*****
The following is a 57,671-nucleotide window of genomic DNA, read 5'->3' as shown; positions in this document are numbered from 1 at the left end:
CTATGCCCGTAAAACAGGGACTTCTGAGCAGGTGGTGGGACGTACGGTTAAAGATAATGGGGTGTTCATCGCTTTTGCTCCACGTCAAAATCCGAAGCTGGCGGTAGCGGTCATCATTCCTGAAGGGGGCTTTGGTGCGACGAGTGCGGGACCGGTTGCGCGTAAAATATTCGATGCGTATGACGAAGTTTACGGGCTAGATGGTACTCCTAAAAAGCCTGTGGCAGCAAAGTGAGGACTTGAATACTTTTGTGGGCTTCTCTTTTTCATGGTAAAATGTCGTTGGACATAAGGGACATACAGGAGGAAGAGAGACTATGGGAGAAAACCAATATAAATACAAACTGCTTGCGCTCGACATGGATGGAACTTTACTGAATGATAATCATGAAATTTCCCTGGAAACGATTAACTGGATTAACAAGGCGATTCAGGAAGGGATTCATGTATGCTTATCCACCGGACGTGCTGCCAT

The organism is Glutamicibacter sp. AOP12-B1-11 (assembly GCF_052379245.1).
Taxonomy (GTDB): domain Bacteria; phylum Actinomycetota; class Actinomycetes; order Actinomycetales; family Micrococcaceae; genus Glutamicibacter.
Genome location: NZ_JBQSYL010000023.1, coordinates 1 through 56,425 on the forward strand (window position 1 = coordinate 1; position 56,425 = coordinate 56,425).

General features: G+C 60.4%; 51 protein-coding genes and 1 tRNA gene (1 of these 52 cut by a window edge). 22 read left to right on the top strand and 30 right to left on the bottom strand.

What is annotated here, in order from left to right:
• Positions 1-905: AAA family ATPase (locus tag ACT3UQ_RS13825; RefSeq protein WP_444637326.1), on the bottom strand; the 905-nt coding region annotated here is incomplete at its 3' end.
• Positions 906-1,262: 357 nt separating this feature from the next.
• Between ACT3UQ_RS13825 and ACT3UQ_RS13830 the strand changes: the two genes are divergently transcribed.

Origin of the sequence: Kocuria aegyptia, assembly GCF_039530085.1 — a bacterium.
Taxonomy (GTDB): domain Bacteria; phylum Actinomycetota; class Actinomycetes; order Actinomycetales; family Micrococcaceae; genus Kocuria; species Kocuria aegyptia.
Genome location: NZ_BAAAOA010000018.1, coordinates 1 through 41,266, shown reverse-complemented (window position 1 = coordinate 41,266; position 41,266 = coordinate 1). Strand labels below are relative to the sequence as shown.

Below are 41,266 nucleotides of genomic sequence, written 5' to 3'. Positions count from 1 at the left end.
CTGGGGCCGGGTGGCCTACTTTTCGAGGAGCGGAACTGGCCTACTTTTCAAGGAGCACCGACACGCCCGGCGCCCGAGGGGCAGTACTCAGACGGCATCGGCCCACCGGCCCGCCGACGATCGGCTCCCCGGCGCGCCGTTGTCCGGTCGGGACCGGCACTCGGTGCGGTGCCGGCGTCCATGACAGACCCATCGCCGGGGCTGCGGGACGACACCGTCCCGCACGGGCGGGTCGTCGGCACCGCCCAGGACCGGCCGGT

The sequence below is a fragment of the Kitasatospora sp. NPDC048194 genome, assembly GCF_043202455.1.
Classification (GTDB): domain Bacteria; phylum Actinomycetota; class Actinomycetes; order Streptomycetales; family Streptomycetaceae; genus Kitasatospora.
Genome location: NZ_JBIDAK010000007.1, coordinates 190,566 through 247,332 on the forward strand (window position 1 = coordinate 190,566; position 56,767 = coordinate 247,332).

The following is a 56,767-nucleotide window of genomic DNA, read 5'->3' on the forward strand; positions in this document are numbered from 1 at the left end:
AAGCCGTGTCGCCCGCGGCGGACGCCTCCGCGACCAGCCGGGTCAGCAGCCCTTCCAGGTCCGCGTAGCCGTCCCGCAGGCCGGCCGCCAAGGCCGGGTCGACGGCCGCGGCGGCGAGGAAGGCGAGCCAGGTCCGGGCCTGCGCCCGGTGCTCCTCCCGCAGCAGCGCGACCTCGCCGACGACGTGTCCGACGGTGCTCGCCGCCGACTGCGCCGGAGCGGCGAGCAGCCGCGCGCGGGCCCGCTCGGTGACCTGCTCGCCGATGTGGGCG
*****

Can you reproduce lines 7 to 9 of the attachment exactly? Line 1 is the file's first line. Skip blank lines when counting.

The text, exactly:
What is annotated here, in order from left to right:
• Positions 1-905: AAA family ATPase (locus tag ACT3UQ_RS13825; RefSeq protein WP_444637326.1), on the bottom strand; the 905-nt coding region annotated here is incomplete at its 3' end.
• Positions 906-1,262: 357 nt separating this feature from the next.